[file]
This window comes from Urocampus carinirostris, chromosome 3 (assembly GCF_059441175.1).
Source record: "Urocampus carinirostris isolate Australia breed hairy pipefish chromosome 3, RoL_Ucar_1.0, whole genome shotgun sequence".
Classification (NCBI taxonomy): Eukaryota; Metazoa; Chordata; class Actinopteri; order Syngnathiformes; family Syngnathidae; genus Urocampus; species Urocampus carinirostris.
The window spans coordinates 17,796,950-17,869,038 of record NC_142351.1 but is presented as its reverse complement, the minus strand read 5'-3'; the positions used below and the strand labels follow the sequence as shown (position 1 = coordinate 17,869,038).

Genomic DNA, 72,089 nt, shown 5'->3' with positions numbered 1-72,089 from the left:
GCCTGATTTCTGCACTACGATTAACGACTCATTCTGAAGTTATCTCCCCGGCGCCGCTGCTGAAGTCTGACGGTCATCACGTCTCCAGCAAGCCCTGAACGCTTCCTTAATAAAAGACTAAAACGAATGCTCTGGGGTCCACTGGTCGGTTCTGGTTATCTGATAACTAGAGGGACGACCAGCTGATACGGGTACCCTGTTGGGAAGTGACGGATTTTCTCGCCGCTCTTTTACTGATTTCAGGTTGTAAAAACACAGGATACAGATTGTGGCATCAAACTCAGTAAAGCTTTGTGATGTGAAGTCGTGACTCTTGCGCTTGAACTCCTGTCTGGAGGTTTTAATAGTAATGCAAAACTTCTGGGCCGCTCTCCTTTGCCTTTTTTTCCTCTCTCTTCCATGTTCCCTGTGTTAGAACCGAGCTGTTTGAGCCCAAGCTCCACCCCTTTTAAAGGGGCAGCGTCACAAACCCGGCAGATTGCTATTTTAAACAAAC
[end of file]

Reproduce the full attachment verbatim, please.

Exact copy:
This window comes from Urocampus carinirostris, chromosome 3 (assembly GCF_059441175.1).
Source record: "Urocampus carinirostris isolate Australia breed hairy pipefish chromosome 3, RoL_Ucar_1.0, whole genome shotgun sequence".
Classification (NCBI taxonomy): Eukaryota; Metazoa; Chordata; class Actinopteri; order Syngnathiformes; family Syngnathidae; genus Urocampus; species Urocampus carinirostris.
The window spans coordinates 17,796,950-17,869,038 of record NC_142351.1 but is presented as its reverse complement, the minus strand read 5'-3'; the positions used below and the strand labels follow the sequence as shown (position 1 = coordinate 17,869,038).

Genomic DNA, 72,089 nt, shown 5'->3' with positions numbered 1-72,089 from the left:
GCCTGATTTCTGCACTACGATTAACGACTCATTCTGAAGTTATCTCCCCGGCGCCGCTGCTGAAGTCTGACGGTCATCACGTCTCCAGCAAGCCCTGAACGCTTCCTTAATAAAAGACTAAAACGAATGCTCTGGGGTCCACTGGTCGGTTCTGGTTATCTGATAACTAGAGGGACGACCAGCTGATACGGGTACCCTGTTGGGAAGTGACGGATTTTCTCGCCGCTCTTTTACTGATTTCAGGTTGTAAAAACACAGGATACAGATTGTGGCATCAAACTCAGTAAAGCTTTGTGATGTGAAGTCGTGACTCTTGCGCTTGAACTCCTGTCTGGAGGTTTTAATAGTAATGCAAAACTTCTGGGCCGCTCTCCTTTGCCTTTTTTTCCTCTCTCTTCCATGTTCCCTGTGTTAGAACCGAGCTGTTTGAGCCCAAGCTCCACCCCTTTTAAAGGGGCAGCGTCACAAACCCGGCAGATTGCTATTTTAAACAAAC